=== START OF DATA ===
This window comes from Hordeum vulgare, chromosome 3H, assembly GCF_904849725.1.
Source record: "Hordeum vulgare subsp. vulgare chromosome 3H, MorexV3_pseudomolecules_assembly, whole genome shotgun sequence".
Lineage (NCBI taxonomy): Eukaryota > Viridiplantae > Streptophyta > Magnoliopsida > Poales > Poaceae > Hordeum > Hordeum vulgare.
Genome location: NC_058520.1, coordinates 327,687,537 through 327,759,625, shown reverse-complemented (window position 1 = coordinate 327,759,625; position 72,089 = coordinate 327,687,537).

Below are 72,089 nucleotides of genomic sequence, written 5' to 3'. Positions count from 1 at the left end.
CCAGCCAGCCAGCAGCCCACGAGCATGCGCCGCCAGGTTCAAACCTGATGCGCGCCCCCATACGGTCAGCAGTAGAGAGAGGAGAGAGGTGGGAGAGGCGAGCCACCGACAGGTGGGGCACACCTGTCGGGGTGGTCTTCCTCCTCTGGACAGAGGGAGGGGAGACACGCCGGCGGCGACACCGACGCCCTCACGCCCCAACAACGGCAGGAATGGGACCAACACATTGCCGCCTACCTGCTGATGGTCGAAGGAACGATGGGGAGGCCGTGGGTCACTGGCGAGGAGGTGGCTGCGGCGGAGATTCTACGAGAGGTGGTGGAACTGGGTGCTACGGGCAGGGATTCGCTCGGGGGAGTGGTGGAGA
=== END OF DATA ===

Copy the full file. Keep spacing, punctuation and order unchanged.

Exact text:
This window comes from Hordeum vulgare, chromosome 3H, assembly GCF_904849725.1.
Source record: "Hordeum vulgare subsp. vulgare chromosome 3H, MorexV3_pseudomolecules_assembly, whole genome shotgun sequence".
Lineage (NCBI taxonomy): Eukaryota > Viridiplantae > Streptophyta > Magnoliopsida > Poales > Poaceae > Hordeum > Hordeum vulgare.
Genome location: NC_058520.1, coordinates 327,687,537 through 327,759,625, shown reverse-complemented (window position 1 = coordinate 327,759,625; position 72,089 = coordinate 327,687,537).

Below are 72,089 nucleotides of genomic sequence, written 5' to 3'. Positions count from 1 at the left end.
CCAGCCAGCCAGCAGCCCACGAGCATGCGCCGCCAGGTTCAAACCTGATGCGCGCCCCCATACGGTCAGCAGTAGAGAGAGGAGAGAGGTGGGAGAGGCGAGCCACCGACAGGTGGGGCACACCTGTCGGGGTGGTCTTCCTCCTCTGGACAGAGGGAGGGGAGACACGCCGGCGGCGACACCGACGCCCTCACGCCCCAACAACGGCAGGAATGGGACCAACACATTGCCGCCTACCTGCTGATGGTCGAAGGAACGATGGGGAGGCCGTGGGTCACTGGCGAGGAGGTGGCTGCGGCGGAGATTCTACGAGAGGTGGTGGAACTGGGTGCTACGGGCAGGGATTCGCTCGGGGGAGTGGTGGAGA